When Gregory Blackstock wants to express his happiness, he pretends to be an airplane. Holding one hand centered over his nose for the propeller, the other arm angled back as a wing, he begins to rotate his finger faster and faster, complete with appropriate sound effects for the exact plane he is becoming. When ready, he gives a little happy skip and then ‘takes off’ down the sidewalk, grinning as he looks back to mark his progress. Because he is a grizzled seventy year old man, he can elicit quite a few stares. Blackstock, autistic, is oblivious.
He was only ten years old when he was sent to an institutional school specializing in children with varied emotional and developmental difficulties where he would spend 5 unhappy years. Blackstock grew up in an era where the term autism was scarcely known, and his newly single mother had no idea how to handle the special needs of her son. When he speaks of that time, it is clear that there were two things in his new life which gave him joy. The school was not far from a busy train yard, and he spent happy hours memorizing the trains and their sounds. A beloved aunt and uncle lived an hour away, and whenever possible, they would take him to the airport to watch the planes land and take off. In short order, Blackstock knew each type of plane, the make of the engine, and could perfectly mimic its thunderous roar.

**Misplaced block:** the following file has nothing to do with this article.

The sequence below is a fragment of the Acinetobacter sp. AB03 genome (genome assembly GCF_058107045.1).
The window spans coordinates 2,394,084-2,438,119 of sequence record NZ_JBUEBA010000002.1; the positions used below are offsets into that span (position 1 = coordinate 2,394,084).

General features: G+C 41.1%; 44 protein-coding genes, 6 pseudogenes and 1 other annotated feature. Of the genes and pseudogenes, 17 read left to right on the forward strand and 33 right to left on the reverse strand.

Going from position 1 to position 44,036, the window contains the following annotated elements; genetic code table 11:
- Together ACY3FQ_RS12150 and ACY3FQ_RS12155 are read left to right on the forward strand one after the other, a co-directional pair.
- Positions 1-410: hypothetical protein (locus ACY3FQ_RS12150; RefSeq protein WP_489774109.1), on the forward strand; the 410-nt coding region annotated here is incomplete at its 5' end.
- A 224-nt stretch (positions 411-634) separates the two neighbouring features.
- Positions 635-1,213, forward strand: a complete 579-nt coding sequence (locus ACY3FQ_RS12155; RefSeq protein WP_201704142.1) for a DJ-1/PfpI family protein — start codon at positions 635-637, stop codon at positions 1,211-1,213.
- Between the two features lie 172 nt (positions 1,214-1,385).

Although autism is now more widely understood, Blackstock’s life has not been easy. To the outside world, here was a child, then youth, then man who apparently cared little for personal grooming, was loud, dominated conversations, and rudely disregarded the needs and feelings of others, all the while magnifying the paramount importance of his own wishes and desires. True friendships and meaningful work were always just out of his reach.
For most of us, our behavior is fine-tuned over the years by the perceived reactions of others, but also by our ability to empathize with, incorporate and act on, the feelings of those around us. Instead, Blackstock is guided by what gives him immediate pleasure, and he must learn by rote those behaviors society expect from him.